of everything Dubai is about. It is huge and shiny new. Given it
became operational in October 2008, everything about it was just smooth
and efficient. It took almost no time to get through passport control.
One needs to understand Dubai as one of the most striking places in the
World. I first went to Dubai in the late 80s and I remember the desert
city it was. Everything changed in the past twenty years, and the Deira
district with the old markets or "souks" by Dubai Creek has basically
become "old Dubai" and the city has expanded into the desert. It was
visible from the plane as it approached the new sprawl that is Dubai and
that is what the airport represents - the new Dubai where things are
either the tallest (as in the case of Barj Dubai, the tallest building
in the World that we saw), biggest (as in the case of yet another
airport being built) or have some exceptional value. And all this is
owned by the "Emiratis" who make us about 15% to 20% of the population
and employ expats from all over the World to run the city. The global
recession has marginally affected the place and the construction boom
goes on undaunted. Our bags arrived quickly and we were soon in the
exit area. A person with a placard was supposed to greet us, but no one
was there. I knew that the person was from Bangladesh and so called his
mobile but realized that his version of Bengali was remarkably different
from what I knew and what continued for about 30 minutes was an extended
unintelligible conversation as both he and I were getting increasingly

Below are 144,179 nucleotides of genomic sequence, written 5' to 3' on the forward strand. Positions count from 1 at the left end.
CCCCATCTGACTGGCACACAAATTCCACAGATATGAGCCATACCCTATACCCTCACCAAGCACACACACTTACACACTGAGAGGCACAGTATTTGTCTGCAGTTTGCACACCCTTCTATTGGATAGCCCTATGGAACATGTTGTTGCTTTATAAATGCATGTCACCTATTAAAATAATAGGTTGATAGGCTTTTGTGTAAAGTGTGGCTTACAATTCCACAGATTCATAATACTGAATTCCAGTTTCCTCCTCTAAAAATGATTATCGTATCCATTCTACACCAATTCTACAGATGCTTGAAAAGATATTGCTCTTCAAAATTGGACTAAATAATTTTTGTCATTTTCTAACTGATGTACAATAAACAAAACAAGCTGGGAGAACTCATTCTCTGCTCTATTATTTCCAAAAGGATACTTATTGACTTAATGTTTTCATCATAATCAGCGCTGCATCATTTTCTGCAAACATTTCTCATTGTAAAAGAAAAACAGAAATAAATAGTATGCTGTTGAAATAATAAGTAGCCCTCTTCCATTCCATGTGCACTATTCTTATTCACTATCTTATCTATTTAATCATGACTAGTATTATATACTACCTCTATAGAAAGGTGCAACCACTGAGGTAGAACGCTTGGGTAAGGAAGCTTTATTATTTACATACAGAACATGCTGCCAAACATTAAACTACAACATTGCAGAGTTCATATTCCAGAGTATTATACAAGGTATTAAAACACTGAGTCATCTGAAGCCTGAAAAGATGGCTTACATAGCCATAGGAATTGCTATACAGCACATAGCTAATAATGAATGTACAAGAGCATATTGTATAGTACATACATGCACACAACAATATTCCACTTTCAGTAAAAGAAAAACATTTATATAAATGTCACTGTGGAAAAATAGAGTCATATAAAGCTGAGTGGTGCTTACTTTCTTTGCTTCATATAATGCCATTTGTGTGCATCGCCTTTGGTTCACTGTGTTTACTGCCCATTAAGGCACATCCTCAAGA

irritated. It was clear that he was saying that he is at the airport,
and he was upset I could not see him. I was outside near the taxi stand
(where he claimed he was) and yelling at him in Bengali for not having a
placard. Srijoy and Swati were inside the airport. What Srijoy noticed
was the fact that a very agitated man was yelling in Bengali on the cell
phone and looking around inside as if looking for someone. They
realized that this was the person who had come to receive us. So Srijoy
came out and told me that there was a man inside yelling in Bengali on
the phone. So, I continuing to yell on my mobile went back inside, and
the taxi driver and I realized that we were yelling at each other. Once
the confusion was resolved we got into his cab. The problem was that he
drove a regular taxi and they are not supposed to meet and greet people
at the airport. What he was doing was marginally legal but he was doing
it as a favor to another Bengali, because my contact in Dubai had
requested this particular taxi driver to pick up the fellow Bengalis.
We chatted in the car. I was able to revert to the Bangladeshi Bengali
(or as many would call it Bangal) since in my childhood I lived in a
neighborhood with many people from East Bengal-East Pakistan-Bangladesh
and I have a good sense of the different Bengali. Anyway, we had also